Dr Avul Pakir Jainulabdeen (APJ) Abdul Kalam, India's 11th president, who collapsed and died, aged 83, on Monday evening while doing what he loved - addressing students - was an extraordinary Indian.
Born in humble circumstances in a Muslim family in rural Tamil Nadu, a young boy who sold newspapers as a boy to help his family make ends meet, rose to the highest office in the land. And he did so not through the conventional route of a political career but through the dint of hard work as a scientist in government service.
India's "missile man", as he was dubbed in the popular press, Abdul Kalam was a rocket scientist who rose to prominence as head of the country's successful civilian space and missile defence programmes.
An unlikely compromise candidate for president, he soon became the most popular occupant of that exalted post, disregarding its customary ceremonial role to reach out to ordinary people, particularly the young.
Combining idiosyncratic power-point presentations of his vision for India's future with instructional poems for children, lecturing on everything from solar energy to the importance of broadband connectivity for India's villages, Abdul Kalam "ignited minds", to use the title of one of his five bestselling books (he published 17 in all).
He also touched hearts, as the outpouring of national grief at his demise has once again made clear.
He was extraordinary for other reasons too.
As a Muslim steeped in Hindu culture, he was to many an oddity - a scientist who could recite classical Tamil poetry, who played the rudra-veena, a traditional South Indian instrument, and listened to Carnatic devotional music every day, but performed his namaz with no sense of incongruity.
In melding the Islam into which he was born with a strong sense of the traditions in which his civilization was anchored, Abdul Kalam was a complete Indian, an embodiment of the eclecticism of India's heritage of diversity.
With his long silver hair unfashionably combed back and his thick Tamilian accent, he was an unlikely pop culture idol, but that was what he became.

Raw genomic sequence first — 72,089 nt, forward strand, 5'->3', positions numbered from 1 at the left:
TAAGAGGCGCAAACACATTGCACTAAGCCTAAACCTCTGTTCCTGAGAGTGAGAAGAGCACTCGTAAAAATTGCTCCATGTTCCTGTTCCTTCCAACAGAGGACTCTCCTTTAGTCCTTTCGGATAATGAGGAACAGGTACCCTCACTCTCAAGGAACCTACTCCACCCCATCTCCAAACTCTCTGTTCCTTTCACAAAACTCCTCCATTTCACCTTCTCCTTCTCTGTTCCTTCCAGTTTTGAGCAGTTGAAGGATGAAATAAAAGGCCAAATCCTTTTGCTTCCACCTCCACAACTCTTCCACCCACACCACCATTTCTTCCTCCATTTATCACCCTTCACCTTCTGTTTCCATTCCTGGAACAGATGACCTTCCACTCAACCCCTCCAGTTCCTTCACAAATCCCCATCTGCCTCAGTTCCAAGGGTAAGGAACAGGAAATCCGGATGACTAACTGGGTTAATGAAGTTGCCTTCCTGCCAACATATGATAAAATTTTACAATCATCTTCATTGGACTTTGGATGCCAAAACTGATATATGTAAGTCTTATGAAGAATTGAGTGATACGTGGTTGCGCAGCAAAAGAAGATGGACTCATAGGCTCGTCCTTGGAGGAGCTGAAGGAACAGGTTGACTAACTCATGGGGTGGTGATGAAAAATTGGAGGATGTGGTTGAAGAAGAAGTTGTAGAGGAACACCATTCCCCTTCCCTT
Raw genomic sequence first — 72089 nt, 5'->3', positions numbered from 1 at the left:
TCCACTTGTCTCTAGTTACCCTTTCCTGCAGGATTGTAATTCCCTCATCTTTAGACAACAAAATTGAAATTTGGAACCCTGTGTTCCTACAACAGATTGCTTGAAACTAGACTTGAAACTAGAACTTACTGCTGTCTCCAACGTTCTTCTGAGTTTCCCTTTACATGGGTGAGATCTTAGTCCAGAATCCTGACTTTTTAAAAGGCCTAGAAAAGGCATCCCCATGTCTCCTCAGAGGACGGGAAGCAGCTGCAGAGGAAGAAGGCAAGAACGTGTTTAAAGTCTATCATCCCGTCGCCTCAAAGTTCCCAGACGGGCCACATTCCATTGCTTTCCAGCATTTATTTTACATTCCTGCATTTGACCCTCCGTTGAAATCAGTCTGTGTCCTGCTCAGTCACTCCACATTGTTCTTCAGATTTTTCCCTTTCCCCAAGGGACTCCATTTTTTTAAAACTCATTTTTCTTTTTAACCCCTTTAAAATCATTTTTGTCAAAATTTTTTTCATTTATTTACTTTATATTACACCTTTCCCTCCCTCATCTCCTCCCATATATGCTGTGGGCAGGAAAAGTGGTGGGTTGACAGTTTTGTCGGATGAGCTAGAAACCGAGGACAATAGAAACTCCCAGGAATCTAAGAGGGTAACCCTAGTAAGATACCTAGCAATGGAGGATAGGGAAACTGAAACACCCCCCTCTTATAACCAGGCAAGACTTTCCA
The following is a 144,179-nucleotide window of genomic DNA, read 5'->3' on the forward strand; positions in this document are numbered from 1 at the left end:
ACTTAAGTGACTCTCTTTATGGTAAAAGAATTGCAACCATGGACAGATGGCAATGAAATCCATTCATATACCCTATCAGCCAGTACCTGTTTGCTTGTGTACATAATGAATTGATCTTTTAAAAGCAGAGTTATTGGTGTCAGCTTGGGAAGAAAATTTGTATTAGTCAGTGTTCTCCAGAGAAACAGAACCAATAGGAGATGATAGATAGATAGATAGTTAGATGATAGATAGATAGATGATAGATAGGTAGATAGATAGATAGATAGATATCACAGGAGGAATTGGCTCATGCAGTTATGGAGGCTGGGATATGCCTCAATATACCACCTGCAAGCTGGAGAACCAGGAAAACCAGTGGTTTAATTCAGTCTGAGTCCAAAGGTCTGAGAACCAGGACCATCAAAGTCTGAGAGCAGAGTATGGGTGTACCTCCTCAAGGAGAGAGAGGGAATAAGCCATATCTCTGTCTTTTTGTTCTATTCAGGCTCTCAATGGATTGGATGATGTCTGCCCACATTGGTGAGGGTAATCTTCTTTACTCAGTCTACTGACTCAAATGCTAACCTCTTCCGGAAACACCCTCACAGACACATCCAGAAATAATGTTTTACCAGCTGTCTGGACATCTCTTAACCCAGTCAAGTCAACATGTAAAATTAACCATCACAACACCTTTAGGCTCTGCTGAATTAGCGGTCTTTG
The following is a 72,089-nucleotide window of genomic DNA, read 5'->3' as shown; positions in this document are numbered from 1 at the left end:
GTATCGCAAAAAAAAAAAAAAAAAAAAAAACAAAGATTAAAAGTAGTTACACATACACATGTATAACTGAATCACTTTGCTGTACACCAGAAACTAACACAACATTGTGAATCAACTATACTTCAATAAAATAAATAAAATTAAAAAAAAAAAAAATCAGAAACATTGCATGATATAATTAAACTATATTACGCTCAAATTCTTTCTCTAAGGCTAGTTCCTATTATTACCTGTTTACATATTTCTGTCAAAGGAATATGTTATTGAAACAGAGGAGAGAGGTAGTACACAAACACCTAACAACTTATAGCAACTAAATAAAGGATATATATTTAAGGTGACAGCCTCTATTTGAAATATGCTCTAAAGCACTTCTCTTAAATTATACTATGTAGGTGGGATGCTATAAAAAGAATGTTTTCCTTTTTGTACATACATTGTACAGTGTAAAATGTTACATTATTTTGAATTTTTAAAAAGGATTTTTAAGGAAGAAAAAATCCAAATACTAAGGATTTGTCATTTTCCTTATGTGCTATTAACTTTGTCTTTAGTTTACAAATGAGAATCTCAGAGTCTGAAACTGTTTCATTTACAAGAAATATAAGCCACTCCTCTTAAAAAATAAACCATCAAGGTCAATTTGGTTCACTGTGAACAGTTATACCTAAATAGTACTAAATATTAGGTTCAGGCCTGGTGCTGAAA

His popularity was undimmed by his relinquishment of office. In retirement he set himself a demanding schedule of speeches, notably to educational institutions, and had an uncanny ability to connect with a variety of audiences.
I shared a number of stages with him and marvelled at his range of expertise - space travel one day, corporate social responsibility the next, rural uplift the day after: it seemed he had an idea a minute. Every pronouncement of his was imbued with pride in the past and boundless faith in the limitless possibilities of the future.
'Man of simplicity'
Abdul Kalam was also, unusually for an Indian who occupied the high positions he did, a man of great simplicity.
During his 25 years as a scientist based in Thiruvananthapuram, the constituency I now represent in parliament, he endeared himself to ordinary people everywhere.
Legion are the recollections of his waiting patiently for a bus, having breakfast at his favourite teashop, talking to people from backgrounds as humble as that which he had outgrown. In this simplicity lay the secret of his ability to connect with people, across the boundaries of age, class, religion and region.
In his life and his work, APJ Abdul Kalam embodied the best of what India can be.
India has never had a more beloved president. Active till the end, he left the world in mid-speech, as if to remind us that he still had something more to say.
The shock of his sudden passing has left a nation bereaved. India mourns his death, but will long celebrate his life.